Placing the thumb on its side across two strings and using it as a note-playing finger (known as thumb position) is one of the defining skills of advanced cello playing. I typically start teaching thumb position when my students are comfortable shifting in first through eighth positions (Serial Shifting, The Shifting Book for Cello, Part Two, and Finger Exercises for the Cello, Book Three). They need to have learned Tenor Clef and should know their three-octave cello scales (Three-Octave Scales for the Cello, Book One).
Depending on the student, I will start with either Thumb Position for the Cello, Book One, or Thumb Position School for the Cello. I usually begin with Thumb Position for the Cello, Book One, which focuses on moving in and out of thumb position and teaches the notes one at a time, providing a simple introduction to the idea of thumb position. Thumb Position School for the Cello, on the other hand, is an in-depth study of the notes and finger spaces in thumb position, with exercises and short pieces in different keys.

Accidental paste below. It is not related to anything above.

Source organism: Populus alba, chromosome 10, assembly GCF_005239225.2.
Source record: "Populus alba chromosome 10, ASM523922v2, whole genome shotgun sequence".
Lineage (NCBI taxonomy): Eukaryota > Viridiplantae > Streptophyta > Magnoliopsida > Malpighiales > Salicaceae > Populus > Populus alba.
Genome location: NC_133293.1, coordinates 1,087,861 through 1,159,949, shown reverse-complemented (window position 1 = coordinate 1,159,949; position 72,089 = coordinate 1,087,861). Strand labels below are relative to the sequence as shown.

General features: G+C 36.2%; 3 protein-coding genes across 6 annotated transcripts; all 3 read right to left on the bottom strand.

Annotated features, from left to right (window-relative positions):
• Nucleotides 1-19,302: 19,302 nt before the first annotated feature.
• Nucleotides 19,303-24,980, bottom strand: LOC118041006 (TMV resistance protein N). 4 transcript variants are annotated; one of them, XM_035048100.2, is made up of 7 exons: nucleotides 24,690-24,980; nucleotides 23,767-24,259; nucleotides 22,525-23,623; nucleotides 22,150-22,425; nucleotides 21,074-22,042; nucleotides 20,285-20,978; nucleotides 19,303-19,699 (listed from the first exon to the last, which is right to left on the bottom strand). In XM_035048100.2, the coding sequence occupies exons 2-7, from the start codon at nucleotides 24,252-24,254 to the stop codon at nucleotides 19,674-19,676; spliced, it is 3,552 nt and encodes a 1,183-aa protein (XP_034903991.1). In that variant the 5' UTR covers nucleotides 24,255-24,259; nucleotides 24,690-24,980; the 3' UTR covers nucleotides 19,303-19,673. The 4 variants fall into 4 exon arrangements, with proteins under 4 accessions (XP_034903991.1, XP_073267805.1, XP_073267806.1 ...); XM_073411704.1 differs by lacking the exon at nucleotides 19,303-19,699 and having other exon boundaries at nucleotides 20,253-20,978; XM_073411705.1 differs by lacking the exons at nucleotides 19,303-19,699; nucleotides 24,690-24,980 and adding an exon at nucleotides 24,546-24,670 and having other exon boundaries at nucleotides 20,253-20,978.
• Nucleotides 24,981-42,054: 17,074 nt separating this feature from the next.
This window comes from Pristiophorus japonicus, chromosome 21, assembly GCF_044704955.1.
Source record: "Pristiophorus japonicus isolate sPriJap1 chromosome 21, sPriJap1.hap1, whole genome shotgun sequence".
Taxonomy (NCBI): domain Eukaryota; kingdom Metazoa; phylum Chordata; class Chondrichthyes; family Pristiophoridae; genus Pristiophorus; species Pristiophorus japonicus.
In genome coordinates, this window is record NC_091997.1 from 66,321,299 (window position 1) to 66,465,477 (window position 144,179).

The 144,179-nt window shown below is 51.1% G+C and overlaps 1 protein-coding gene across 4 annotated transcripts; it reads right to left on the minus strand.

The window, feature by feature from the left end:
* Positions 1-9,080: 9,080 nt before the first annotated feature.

Teaching cello thumb position involves a fair amount of specific guidance regarding thumb placement (I like the thumb on its side, across the A and D strings, with the knuckle on the A string and the side of the thumb next to the nail on the D string.) The wrist should remain straight so that the arm can help support the hand. Care should be taken to avoid strain and tension from a high left shoulder or from a bent wrist. Around 5 minutes of thumb position each day is sufficient time to build beginning thumb technique without overdoing it.
After students have studied some thumb position in the method books, I like to have them start studying pieces that use thumb position: Duport's Sonata in G major, Breval's Concerto No. 2, Vandini's Sonata in G, Senaille's Allegro Spiritoso, and Popper's Gavotte.
After some proficiency has been gained, books such as Thumb Position for the Cello, Book Two, and Thumb Position Studies for the Cello, Book One can be helpful in building further thumb technique.
Working on editing Thumb Position Studies for the Cello, Books 2-14. As there are 14 books in the "Thumb Studies" series, and only Book One is published, I'm finding the idea of editing the rest somewhat daunting! It's fun to continuously play through the books, though, and as long as I don't think about how large the task is, it's quite a pleasant way to spend some time before I teach.
Cassia Harvey is a cellist, a cello teacher, and writes technique for strings.